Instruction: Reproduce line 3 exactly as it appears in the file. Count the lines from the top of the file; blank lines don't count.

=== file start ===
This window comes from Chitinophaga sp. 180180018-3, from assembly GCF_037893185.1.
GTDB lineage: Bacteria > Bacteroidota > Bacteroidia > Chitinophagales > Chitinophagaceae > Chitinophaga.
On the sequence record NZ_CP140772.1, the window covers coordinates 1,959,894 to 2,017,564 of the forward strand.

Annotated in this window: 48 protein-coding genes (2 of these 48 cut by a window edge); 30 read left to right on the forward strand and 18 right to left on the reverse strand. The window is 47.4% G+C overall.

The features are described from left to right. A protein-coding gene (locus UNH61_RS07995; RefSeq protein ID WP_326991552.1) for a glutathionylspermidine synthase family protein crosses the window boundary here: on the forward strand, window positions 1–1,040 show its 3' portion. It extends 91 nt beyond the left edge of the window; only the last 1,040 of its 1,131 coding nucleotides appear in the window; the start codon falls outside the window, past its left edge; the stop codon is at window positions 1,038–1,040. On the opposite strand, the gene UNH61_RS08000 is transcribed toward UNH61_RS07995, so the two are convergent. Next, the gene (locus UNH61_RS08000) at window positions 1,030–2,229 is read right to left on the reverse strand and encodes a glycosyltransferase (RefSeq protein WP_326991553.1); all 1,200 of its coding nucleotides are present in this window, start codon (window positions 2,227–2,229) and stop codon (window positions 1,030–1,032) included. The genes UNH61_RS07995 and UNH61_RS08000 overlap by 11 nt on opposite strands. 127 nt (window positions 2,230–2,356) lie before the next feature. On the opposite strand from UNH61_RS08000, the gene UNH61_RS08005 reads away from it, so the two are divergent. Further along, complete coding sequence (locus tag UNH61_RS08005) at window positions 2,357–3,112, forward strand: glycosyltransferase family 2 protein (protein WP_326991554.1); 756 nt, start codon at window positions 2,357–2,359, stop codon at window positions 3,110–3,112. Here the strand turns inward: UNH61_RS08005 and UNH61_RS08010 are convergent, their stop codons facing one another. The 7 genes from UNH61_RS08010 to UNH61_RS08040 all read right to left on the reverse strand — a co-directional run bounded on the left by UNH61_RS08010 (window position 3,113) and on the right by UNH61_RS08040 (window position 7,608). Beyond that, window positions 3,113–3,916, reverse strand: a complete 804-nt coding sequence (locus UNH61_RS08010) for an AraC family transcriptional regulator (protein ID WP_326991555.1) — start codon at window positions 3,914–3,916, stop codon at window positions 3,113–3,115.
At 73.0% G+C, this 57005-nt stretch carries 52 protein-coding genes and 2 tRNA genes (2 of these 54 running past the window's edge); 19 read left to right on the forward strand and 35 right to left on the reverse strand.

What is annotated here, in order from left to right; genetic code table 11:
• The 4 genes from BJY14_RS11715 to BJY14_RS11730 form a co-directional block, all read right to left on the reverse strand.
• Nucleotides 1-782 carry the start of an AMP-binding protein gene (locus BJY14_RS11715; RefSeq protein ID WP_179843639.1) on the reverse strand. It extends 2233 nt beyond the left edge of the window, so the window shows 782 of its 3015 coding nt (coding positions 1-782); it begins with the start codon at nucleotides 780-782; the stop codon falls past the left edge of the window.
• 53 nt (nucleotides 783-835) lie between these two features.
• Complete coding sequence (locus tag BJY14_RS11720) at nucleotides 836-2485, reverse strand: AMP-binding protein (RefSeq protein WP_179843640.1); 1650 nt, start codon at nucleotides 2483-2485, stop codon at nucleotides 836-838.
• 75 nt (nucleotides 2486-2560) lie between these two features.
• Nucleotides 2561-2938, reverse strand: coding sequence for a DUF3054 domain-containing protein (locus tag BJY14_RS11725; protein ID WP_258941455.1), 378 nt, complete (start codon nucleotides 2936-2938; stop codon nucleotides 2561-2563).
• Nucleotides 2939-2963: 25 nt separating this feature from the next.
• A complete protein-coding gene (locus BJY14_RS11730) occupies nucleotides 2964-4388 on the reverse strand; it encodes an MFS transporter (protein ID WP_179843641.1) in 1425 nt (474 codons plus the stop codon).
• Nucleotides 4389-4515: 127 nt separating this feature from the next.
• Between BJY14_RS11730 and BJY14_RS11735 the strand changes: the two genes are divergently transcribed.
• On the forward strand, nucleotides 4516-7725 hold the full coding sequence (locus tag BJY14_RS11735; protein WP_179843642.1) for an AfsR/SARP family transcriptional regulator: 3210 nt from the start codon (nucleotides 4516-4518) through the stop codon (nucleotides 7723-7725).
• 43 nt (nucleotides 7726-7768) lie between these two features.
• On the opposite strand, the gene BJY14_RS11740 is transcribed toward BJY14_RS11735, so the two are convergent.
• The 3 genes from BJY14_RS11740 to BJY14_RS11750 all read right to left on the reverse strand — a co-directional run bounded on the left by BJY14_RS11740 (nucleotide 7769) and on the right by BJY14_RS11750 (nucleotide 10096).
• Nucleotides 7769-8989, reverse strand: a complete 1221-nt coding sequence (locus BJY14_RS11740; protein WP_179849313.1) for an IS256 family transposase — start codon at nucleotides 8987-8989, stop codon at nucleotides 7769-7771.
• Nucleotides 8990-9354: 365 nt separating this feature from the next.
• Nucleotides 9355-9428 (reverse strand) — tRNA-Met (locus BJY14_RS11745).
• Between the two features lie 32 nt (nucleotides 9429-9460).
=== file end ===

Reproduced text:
On the sequence record NZ_CP140772.1, the window covers coordinates 1,959,894 to 2,017,564 of the forward strand.